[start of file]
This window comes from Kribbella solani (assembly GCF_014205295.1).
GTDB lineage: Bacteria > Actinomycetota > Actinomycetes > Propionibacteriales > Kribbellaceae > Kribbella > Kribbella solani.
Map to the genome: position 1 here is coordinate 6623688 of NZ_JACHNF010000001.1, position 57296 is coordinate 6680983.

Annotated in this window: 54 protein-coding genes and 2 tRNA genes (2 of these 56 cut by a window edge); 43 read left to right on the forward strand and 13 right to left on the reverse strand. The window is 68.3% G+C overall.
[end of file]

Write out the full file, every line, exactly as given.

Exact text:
This window comes from Kribbella solani (assembly GCF_014205295.1).
GTDB lineage: Bacteria > Actinomycetota > Actinomycetes > Propionibacteriales > Kribbellaceae > Kribbella > Kribbella solani.
Map to the genome: position 1 here is coordinate 6623688 of NZ_JACHNF010000001.1, position 57296 is coordinate 6680983.

Annotated in this window: 54 protein-coding genes and 2 tRNA genes (2 of these 56 cut by a window edge); 43 read left to right on the forward strand and 13 right to left on the reverse strand. The window is 68.3% G+C overall.